• Howard, The Franco-Prussian War, 40.

  • Wawro, The Franco-Prussian War, 19.

  • Howard, The Franco-Prussian War, 22.

  • Correlates of War Project, “National Material Capabilities Dataset.” See Singer, Bremer, and Stuckey, “Capability Distribution, Uncertainty, and Major Power War,” 19–48.

  • Wawro, The Franco-Prussian War, 19.

  • Simms, Europe, 241.

  • Jonathan Steinberg, Bismarck: A Life (New York: Oxford University Press, 2011), 281-82.

  • Otto von Bismarck, Bismarck, the Man and the Statesman, Being the Reflections and Reminiscences of Otto, Prince von Bismarck, Written and Dictated by Himself After His Retirement from Office, trans. A. J. Butler (New York: Harper & Brothers, 1898), 57.

  • There is scholarly debate over the extent to which Bismarck intended the Hohenzollern candidacy to lead to war against France. It is fairly widely agreed, however, that Bismarck did desire war and that the candidacy, whether through coincidence or master plan, formed “the centerpiece of this quest for a confrontation.” See S. William Halperin, “The Origins of the Franco-Prussian War,” Journal of Modern History 45, no. 1 (March 1973), 91.

  • Jasper Ridley, Napoleon III and Eugenie (New York: Viking, 1980), 561.

  • Howard, The Franco-Prussian War, 40.

  • Simms, Europe, 243.

  • Mitchell, International Historical Statistics, 1025.

  • See charts on Japanese military expenditure in J. Charles Schencking, Making Waves: Politics, Propaganda, and the Emergence of the Imperial Japanese Navy, 1868–1922 (Palo Alto, CA: Stanford University Press, 2005), 47 (1873– 1889); 104 (1890–1905).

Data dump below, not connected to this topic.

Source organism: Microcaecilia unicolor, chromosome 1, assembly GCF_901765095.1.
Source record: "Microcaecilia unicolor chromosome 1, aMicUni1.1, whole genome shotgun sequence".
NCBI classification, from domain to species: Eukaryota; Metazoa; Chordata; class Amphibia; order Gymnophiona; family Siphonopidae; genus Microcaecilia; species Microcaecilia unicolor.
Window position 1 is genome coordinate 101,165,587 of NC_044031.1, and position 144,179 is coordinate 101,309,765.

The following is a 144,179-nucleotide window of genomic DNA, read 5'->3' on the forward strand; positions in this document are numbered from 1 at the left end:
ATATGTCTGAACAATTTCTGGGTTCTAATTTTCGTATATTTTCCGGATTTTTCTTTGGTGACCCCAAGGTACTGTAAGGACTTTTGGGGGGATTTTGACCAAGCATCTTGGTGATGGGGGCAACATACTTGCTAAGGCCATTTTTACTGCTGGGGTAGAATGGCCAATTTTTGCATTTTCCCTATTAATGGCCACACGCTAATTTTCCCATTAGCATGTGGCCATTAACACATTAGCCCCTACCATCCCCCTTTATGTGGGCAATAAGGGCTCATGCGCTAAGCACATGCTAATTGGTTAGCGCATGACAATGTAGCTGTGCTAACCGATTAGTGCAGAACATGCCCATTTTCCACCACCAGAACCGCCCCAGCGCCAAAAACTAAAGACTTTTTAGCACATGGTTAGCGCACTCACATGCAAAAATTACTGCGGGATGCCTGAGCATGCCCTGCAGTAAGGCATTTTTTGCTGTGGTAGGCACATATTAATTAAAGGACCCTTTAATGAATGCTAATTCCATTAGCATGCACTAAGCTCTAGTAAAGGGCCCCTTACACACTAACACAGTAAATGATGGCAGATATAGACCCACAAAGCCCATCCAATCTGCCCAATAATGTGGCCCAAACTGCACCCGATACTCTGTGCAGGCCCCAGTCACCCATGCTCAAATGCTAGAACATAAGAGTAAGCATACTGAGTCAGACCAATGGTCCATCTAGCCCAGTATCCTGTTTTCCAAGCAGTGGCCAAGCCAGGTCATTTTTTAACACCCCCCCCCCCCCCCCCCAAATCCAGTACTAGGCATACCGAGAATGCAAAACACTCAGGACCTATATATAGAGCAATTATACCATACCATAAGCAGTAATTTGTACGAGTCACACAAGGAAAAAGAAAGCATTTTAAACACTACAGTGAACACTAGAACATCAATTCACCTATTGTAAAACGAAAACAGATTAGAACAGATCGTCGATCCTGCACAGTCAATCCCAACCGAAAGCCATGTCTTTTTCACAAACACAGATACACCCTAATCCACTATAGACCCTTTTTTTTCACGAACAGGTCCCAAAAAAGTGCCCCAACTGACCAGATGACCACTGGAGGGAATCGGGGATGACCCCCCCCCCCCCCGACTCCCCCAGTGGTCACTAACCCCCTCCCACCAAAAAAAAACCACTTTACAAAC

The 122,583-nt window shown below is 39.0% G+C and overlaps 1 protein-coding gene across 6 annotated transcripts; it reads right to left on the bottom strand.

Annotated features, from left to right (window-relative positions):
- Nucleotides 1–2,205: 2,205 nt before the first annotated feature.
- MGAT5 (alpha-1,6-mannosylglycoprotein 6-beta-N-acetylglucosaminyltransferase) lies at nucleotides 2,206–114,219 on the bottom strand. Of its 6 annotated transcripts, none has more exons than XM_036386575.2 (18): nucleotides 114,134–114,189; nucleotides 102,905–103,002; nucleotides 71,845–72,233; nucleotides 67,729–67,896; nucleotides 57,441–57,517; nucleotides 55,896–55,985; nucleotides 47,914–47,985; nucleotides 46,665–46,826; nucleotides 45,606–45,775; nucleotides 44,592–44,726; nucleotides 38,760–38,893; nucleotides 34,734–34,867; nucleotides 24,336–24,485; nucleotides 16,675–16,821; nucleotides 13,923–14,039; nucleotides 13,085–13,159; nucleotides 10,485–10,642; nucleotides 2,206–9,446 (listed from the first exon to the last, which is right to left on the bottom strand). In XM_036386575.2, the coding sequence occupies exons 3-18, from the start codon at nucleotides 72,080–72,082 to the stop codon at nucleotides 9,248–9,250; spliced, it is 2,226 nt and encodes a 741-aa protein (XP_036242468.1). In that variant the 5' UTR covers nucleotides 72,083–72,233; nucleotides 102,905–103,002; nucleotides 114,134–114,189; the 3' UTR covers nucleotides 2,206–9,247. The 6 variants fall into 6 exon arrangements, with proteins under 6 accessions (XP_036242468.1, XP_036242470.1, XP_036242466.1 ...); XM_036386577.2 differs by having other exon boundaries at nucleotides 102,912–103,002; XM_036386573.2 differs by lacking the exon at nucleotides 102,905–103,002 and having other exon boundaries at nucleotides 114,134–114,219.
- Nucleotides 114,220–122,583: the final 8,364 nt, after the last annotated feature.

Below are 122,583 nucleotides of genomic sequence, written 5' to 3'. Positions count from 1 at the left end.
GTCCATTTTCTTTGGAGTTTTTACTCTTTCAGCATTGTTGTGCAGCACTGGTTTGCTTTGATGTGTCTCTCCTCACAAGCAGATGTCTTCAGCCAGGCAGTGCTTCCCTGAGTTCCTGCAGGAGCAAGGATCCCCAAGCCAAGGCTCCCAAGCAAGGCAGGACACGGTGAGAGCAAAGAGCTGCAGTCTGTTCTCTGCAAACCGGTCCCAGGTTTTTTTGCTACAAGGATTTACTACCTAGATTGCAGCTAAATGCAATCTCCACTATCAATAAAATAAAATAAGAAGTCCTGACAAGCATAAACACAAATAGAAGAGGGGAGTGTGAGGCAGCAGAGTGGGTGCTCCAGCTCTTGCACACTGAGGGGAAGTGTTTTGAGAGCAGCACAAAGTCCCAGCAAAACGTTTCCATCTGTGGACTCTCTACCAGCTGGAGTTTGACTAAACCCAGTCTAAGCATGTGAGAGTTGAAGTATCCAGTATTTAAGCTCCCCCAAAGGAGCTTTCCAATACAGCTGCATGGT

• Akira Iriye, “Japan’s Drive to Great-Power Status,” in The Cambridge History of Japan, vol. 5: The Nineteenth Century, ed. Marius Jansen (Cambridge: Cambridge University Press, 1989), 760–61.

  • Peter Duus, The Abacus and the Sword: The Japanese Penetration of Korea, 1895–1910 (Berkeley: University of California Press, 1995), 49.

  • Iriye, “Japan’s Drive to Great-Power Status,” 764.

  • S.C.M. Paine, The Sino-Japanese War of 1894–1895: Perceptions, Power, and Primacy (Cambridge: Cambridge University Press, 2003), 77.

  • Stewart Lone, Japan’s First Modern War: Army and Society in the Conflict with China, 1894–95 (London: St. Martin’s Press, 1994), 25.

  • J. N. Westwood, Russia Against Japan, 1904–05: A New Look at the Russo-Japanese War (Albany: State University of New York Press, 1986), 11.

  • Schencking, Making Waves, 104.

  • Adam Tooze, The Deluge: The Great War, America, and the Remaking of the Global Order, 1916–1931 (New York: Viking, 2014), 13.

  • Kennedy, The Rise and Fall of the Great Powers, 200–201.

  • Ernest May, Imperial Democracy: The Emergence of America as a Great Power (Chicago: Imprint Publications, 1961), 57-59.

  • Bourne, Britain and the Balance of Power in North America, 339.

  • Kennedy, The Rise and Fall of the Great Powers, 203.